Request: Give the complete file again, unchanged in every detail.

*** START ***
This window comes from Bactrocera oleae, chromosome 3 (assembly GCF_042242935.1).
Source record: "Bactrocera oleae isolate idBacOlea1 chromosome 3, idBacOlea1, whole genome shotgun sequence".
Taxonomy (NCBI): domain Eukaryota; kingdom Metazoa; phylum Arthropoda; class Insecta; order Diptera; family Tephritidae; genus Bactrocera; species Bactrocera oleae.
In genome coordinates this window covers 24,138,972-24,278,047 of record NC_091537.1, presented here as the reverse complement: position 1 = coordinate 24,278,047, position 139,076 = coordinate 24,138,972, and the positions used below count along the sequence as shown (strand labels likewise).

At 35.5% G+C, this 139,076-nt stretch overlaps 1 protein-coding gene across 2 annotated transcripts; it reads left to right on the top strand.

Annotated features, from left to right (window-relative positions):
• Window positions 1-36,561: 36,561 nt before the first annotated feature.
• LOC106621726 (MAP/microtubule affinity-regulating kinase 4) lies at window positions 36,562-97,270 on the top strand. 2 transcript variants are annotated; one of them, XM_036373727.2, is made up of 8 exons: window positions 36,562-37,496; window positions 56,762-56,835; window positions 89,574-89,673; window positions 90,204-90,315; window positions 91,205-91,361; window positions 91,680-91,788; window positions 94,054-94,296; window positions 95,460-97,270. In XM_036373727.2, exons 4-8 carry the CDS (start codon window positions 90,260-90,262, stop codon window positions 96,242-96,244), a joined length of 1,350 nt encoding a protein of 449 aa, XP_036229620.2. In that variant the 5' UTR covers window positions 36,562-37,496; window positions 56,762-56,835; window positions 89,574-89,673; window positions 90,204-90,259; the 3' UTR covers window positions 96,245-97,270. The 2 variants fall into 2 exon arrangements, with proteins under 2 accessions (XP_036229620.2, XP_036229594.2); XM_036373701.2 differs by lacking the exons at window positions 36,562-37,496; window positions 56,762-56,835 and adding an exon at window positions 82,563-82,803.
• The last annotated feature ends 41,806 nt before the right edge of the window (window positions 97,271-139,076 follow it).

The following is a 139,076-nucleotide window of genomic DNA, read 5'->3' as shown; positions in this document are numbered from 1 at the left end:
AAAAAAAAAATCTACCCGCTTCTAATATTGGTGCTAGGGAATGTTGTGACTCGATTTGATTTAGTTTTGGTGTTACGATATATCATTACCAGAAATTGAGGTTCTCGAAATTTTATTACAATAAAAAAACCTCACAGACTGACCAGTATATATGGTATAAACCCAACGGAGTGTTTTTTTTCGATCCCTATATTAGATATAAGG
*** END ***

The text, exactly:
This window comes from Bactrocera oleae, chromosome 3 (assembly GCF_042242935.1).
Source record: "Bactrocera oleae isolate idBacOlea1 chromosome 3, idBacOlea1, whole genome shotgun sequence".
Taxonomy (NCBI): domain Eukaryota; kingdom Metazoa; phylum Arthropoda; class Insecta; order Diptera; family Tephritidae; genus Bactrocera; species Bactrocera oleae.
In genome coordinates this window covers 24,138,972-24,278,047 of record NC_091537.1, presented here as the reverse complement: position 1 = coordinate 24,278,047, position 139,076 = coordinate 24,138,972, and the positions used below count along the sequence as shown (strand labels likewise).

At 35.5% G+C, this 139,076-nt stretch overlaps 1 protein-coding gene across 2 annotated transcripts; it reads left to right on the top strand.

Annotated features, from left to right (window-relative positions):
• Window positions 1-36,561: 36,561 nt before the first annotated feature.
• LOC106621726 (MAP/microtubule affinity-regulating kinase 4) lies at window positions 36,562-97,270 on the top strand. 2 transcript variants are annotated; one of them, XM_036373727.2, is made up of 8 exons: window positions 36,562-37,496; window positions 56,762-56,835; window positions 89,574-89,673; window positions 90,204-90,315; window positions 91,205-91,361; window positions 91,680-91,788; window positions 94,054-94,296; window positions 95,460-97,270. In XM_036373727.2, exons 4-8 carry the CDS (start codon window positions 90,260-90,262, stop codon window positions 96,242-96,244), a joined length of 1,350 nt encoding a protein of 449 aa, XP_036229620.2. In that variant the 5' UTR covers window positions 36,562-37,496; window positions 56,762-56,835; window positions 89,574-89,673; window positions 90,204-90,259; the 3' UTR covers window positions 96,245-97,270. The 2 variants fall into 2 exon arrangements, with proteins under 2 accessions (XP_036229620.2, XP_036229594.2); XM_036373701.2 differs by lacking the exons at window positions 36,562-37,496; window positions 56,762-56,835 and adding an exon at window positions 82,563-82,803.
• The last annotated feature ends 41,806 nt before the right edge of the window (window positions 97,271-139,076 follow it).

The following is a 139,076-nucleotide window of genomic DNA, read 5'->3' as shown; positions in this document are numbered from 1 at the left end:
AAAAAAAAAATCTACCCGCTTCTAATATTGGTGCTAGGGAATGTTGTGACTCGATTTGATTTAGTTTTGGTGTTACGATATATCATTACCAGAAATTGAGGTTCTCGAAATTTTATTACAATAAAAAAACCTCACAGACTGACCAGTATATATGGTATAAACCCAACGGAGTGTTTTTTTTCGATCCCTATATTAGATATAAGG